5

Are the files in /etc/sudoers.d read in a particular order? If so, what is the convention for that ordering?

  • The sorted order described in answers is typical for other .d directories, too, like /etc/sysctl.d/ or /etc/udev/rules.d/ or whatever. Suggestion: make sure to use different leading numbers when order matters. Sort order of the following filename characters matters for order (for sudoers at least), but you should only use the same leading digits for two files if order really doesn't matter. This helps other humans see what's going on. – Peter Cordes Feb 11 '18 at 7:06
17

From man sudoers, the exact position found with this command:

$ LESS='+/sudo will suspend processing' man sudoers

Files are parsed in sorted lexical order. That is, /etc/sudoers.d/01_first will be parsed before /etc/sudoers.d/10_second. Be aware that because the sorting is lexical, not numeric, /etc/sudoers.d/1_whoops would be loaded after /etc/sudoers.d/10_second. A consistent number of leading zeroes in the file names can avoid such problems.

That's under the title: Including other files from within sudoers

$ LESS='+/Including other files from within sudoers' man sudoers

Lexical order is also called "dictionary order" as given by the values defined by the environment variable LC_COLLATE when the locale is C (numbers then Uppercae then lowercase letters). That's the same order as given by LC_COLLATE=C ls /etc/sudoers.d/.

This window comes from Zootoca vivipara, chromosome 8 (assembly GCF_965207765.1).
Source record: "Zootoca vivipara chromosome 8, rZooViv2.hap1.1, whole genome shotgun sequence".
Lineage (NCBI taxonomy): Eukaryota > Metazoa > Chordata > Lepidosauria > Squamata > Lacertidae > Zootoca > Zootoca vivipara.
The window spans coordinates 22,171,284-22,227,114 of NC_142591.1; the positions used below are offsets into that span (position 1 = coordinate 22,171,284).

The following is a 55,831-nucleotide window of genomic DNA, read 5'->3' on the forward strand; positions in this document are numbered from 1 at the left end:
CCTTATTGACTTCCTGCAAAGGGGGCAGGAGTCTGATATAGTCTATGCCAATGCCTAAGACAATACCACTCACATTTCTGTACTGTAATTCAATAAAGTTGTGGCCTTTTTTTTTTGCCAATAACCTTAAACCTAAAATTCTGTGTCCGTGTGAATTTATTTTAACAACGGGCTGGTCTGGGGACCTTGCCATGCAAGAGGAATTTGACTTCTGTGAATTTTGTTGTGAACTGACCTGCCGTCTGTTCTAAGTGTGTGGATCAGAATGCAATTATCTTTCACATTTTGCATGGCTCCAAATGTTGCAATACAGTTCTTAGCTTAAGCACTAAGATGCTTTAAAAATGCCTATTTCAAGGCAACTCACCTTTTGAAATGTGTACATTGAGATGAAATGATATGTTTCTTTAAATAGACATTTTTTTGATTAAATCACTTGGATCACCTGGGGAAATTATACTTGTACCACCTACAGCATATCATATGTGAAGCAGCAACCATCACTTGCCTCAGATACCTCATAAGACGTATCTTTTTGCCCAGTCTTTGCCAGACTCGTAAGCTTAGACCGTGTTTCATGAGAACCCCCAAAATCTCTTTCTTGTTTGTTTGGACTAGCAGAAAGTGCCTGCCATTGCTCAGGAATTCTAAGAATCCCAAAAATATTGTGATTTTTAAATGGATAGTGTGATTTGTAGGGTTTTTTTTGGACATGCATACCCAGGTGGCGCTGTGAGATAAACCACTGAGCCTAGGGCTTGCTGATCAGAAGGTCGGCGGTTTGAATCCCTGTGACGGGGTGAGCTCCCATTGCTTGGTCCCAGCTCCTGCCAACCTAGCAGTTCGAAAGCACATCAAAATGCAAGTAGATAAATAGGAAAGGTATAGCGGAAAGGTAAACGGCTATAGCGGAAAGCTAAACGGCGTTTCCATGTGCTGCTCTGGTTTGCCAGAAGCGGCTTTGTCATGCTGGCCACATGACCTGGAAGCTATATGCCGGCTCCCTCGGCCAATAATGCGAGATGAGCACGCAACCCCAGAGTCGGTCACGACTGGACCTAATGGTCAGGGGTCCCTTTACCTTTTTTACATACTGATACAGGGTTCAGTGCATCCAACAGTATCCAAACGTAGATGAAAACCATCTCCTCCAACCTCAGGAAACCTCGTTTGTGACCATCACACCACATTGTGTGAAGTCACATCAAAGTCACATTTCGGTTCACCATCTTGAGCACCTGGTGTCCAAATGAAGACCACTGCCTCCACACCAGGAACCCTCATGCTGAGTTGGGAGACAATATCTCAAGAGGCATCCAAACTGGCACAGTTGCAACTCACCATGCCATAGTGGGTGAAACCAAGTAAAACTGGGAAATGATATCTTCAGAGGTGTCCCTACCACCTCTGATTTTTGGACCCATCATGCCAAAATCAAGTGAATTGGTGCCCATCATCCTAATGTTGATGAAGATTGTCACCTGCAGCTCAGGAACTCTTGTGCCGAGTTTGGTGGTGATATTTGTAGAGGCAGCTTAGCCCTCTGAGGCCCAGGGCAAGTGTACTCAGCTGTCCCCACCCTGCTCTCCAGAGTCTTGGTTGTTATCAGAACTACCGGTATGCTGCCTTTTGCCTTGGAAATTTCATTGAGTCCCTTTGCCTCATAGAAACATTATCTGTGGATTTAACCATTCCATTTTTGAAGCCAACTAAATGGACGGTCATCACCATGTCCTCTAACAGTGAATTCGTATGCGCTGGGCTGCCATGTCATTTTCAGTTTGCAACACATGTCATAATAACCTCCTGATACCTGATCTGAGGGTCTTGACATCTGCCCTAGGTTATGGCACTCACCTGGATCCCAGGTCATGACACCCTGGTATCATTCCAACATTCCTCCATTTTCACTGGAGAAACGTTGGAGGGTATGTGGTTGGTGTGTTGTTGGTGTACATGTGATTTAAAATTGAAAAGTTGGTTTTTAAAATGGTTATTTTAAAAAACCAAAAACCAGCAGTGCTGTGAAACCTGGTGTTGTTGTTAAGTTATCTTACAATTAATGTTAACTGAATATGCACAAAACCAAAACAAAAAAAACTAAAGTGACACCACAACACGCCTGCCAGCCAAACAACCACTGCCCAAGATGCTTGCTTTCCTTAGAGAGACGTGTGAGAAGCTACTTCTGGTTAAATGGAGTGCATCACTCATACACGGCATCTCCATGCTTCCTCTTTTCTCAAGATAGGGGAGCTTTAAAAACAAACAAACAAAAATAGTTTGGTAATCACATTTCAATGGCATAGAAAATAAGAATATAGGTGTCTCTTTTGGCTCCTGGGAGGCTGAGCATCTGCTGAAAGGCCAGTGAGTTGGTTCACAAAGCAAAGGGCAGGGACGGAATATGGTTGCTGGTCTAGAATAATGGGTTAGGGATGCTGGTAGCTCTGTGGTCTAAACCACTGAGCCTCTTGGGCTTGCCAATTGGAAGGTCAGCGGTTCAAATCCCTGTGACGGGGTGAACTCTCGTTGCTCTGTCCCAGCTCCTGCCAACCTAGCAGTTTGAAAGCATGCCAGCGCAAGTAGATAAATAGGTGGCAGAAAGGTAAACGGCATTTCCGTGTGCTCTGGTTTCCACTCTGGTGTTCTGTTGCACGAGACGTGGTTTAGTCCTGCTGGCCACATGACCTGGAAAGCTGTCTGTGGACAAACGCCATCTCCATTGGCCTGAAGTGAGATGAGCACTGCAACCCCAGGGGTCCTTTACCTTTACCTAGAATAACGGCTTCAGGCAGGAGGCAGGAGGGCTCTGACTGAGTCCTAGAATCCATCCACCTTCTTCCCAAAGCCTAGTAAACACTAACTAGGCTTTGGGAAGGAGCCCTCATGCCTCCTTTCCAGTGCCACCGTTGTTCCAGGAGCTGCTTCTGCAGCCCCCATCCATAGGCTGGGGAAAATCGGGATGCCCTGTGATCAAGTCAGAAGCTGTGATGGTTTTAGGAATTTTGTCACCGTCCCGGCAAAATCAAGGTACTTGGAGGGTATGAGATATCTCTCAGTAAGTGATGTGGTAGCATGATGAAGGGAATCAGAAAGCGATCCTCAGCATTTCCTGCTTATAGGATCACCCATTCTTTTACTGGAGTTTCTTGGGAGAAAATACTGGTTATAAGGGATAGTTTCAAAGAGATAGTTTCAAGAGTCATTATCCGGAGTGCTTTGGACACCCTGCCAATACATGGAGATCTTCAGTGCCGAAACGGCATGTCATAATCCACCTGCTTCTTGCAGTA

The list of files included and the specific order in which they are loaded could be exposed with:

$ visudo -c
/etc/sudoers: parsed OK
/etc/sudoers.d/README: parsed OK
/etc/sudoers.d/me: parsed OK
/etc/dirtest/10-defaults: parsed OK
/etc/dirtest/1one: parsed OK
/etc/dirtest/2one: parsed OK
/etc/dirtest/30-alias: parsed OK
/etc/dirtest/50-users: parsed OK
/etc/dirtest/Aone: parsed OK
/etc/dirtest/Bone: parsed OK
/etc/dirtest/aone: parsed OK
/etc/dirtest/bone: parsed OK
/etc/dirtest/zone: parsed OK
/etc/dirtest/~one: parsed OK
/etc/dirtest/éone: parsed OK
/etc/dirtest/ÿone: parsed OK

Note that the order is not UNICODE but C.

3

From the sudoers manual (regarding the #includedir directive):

#includedir /etc/sudoers.d

sudo will read each file in /etc/sudoers.d, skipping file names that end in ~ or contain a . character to avoid causing problems with package manager or editor temporary/backup files. Files are parsed in sorted lexical order. That is, /etc/sudoers.d/01_first will be parsed before /etc/sudoers.d/10_second. Be aware that because the sorting is lexical, not numeric, /etc/sudoers.d/1_whoops would be loaded after /etc/sudoers.d/10_second. Using a consistent number of leading zeroes in the file names can be used to avoid such problems.

See man 5 sudoers.

The lexical ordering mentioned above is the same ordering that you get from ls (or echo *) in the C or POSIX locale.

  • 1
    You can do LC_COLLATE ls but not with echo * as the asterisk will be expanded by the present shell, which may have a different COLLATE value. I mean LC_COLLATE=C echo * will probably fail to reproduce the correct order. You need to do LC_COLLATE=C shell -c 'echo *' – Isaac Feb 11 '18 at 1:31
  • @isaac Correct. – Kusalananda Feb 11 '18 at 6:48

Your Answer

By clicking “Post Your Answer”, you agree to our terms of service, privacy policy and cookie policy

Not the answer you're looking for? Browse other questions tagged or ask your own question.